In wildland firefighting, strategically placed backfires rob a larger, advancing fire of fuel and bring it under control. In law enforcement, if a criminal with a gun is barricaded in a house with a hostage, you match him with a SWAT team, snipers, stun grenades and semi-autos. It’s the only language some aggressors seem to understand. If you back off, the bad guys will often fill the vacuum, and evil triumphs.

But when it comes to interpersonal relationships, it’s not a winning strategy. Fighting fire with fire in this scenario only yields more fire. To put out a fire successfully, firefighters generally employ a substance that is the opposite of fire – water. In the same way, the best approach to dealing with malevolence is its opposite – goodness. The Bible tells us in Romans 12:21, “Do not be overcome by evil, but overcome evil with good.”

And as Dr. Martin Luther King, Jr. once said, “Darkness cannot drive out darkness; only light can do that. Hate cannot drive out hate; only love can do that.”

At Firstline, we observe two major causes of emotional and spiritual wounds:

  • Failure to receive, understand, and live out God’s unconditional grace and forgiveness
  • Failure to give out that unconditional love, forgiveness, and grace to other people. 

If you grew up in a Christian home, you probably heard a lot about grace – God’s undeserved mercy and favor on us. But have you really let that concept sink in? Have you let it permeate your lifestyle? Failure to truly understand and allow ourselves to receive God’s unconditional grace and forgiveness will lead us into a life of anxiety. Our “earner’s mentality” will take over, and we will continue striving for God’s approval instead of resting in his grace.

When we don’t receive God’s forgiveness, we lose our ability to extend that unconditional love, grace, and forgiveness to others, and a vicious cycle is formed. As we fail to internalize God’s unconditional forgiveness of us, we open ourselves to the unforgiveness of others. Unforgiven people become unforgiving people. The unaccepted become the unaccepting.

The ungraced become the ungracious. Hurt people hurt people.

Bitter individuals are easy to spot, aren’t they? Ultra-sensitive, easily offended, constantly defensive, and quickly angered, they are rarely the most likeable people to be around and will often find something to complain about even when things are going well. Bitter people are covered in tiny scars from head to toe, and each scar tells a different story of a time when they were hurt by the world.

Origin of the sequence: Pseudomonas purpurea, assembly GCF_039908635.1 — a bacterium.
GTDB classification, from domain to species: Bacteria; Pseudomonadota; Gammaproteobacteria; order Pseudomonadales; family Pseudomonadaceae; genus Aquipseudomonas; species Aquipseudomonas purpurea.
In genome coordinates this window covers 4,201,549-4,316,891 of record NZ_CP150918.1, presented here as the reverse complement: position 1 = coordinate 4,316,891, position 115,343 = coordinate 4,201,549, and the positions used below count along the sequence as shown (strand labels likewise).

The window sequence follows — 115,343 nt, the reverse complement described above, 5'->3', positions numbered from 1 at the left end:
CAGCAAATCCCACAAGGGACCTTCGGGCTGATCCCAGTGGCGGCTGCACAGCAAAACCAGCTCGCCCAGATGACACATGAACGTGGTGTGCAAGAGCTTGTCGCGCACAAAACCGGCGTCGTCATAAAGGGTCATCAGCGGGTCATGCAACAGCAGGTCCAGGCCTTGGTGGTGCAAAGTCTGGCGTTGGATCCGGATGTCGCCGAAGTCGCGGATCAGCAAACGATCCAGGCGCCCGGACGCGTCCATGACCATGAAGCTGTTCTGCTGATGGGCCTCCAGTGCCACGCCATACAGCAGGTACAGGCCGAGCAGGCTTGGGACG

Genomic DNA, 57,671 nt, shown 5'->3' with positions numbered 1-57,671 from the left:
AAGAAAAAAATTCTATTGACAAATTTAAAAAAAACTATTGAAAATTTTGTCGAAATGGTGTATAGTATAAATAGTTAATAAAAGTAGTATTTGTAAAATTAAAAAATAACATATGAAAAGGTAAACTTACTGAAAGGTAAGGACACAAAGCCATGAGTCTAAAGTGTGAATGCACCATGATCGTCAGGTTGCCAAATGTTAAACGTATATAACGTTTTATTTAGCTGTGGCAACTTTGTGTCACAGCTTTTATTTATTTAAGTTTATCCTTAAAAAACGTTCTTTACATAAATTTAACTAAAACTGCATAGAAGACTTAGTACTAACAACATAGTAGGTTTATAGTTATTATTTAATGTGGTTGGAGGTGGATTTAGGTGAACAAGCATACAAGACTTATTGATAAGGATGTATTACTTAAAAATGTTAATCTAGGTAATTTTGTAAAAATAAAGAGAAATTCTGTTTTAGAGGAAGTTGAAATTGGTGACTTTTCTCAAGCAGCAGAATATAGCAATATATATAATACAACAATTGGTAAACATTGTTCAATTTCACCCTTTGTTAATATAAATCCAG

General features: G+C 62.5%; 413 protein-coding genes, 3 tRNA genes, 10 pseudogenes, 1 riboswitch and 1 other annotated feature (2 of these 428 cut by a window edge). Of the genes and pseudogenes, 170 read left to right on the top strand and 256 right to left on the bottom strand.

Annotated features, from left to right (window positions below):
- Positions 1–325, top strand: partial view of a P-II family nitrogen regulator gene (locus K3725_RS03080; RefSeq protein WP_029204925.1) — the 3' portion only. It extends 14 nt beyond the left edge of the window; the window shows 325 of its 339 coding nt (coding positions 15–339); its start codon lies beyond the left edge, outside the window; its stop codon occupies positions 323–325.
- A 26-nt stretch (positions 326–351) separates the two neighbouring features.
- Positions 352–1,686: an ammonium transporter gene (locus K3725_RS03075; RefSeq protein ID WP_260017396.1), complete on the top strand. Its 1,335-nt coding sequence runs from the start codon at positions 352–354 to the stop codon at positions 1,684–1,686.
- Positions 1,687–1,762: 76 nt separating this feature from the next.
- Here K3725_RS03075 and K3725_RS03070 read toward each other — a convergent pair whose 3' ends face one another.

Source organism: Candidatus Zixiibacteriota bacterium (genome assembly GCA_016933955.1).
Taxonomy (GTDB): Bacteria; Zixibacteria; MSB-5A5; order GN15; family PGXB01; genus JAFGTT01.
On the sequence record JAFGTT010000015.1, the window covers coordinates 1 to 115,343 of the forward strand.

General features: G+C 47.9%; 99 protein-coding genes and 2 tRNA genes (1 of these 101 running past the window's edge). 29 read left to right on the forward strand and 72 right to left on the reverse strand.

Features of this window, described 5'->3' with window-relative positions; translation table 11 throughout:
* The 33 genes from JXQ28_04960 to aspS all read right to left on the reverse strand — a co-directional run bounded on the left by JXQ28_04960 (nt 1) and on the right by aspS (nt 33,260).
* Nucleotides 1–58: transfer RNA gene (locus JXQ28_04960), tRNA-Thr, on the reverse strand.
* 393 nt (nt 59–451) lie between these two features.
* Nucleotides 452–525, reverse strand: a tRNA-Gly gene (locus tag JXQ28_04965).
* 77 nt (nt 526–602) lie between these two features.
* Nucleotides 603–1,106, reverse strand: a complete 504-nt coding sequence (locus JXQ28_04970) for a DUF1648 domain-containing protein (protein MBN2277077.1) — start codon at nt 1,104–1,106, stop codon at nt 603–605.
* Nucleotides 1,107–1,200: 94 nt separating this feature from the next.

Have you ever had a paper cut on your finger or a metal shaving in your hand? Everything that touches it is painful. You are constantly aware of that tiny little cut. Those who are harboring unforgiveness live as if they are covered in paper cuts from head to toe. Everything and everyone they touch causes pain. This leads them down a path of isolation and anger. Soon, they can no longer tolerate having anyone close to them.

Failing to forgive someone is like hugging a cactus. The harder you hold onto your pain, the more it hurts and the more damage it causes – to you! And the worst thing about unforgiveness is that the people who hurt you often aren’t even aware of the pain they have caused. They aren’t sitting in a room right now, going through a healing course. In fact, most of them probably aren’t even aware they hurt you in the way they did. Unforgiveness hurts you the most. Have you ever thought about that? All the times you haven’t let it go or haven’t forgiven add up and create a weight on you.

This weight might be causing that underlying feeling of anger you carry around or that short temper you can’t seem to shake. If you are a Christian, you forgive because God has forgiven you. But even if you aren’t a person of faith, forgive for your own good! Unforgiveness leads to nothing but more pain and more stress.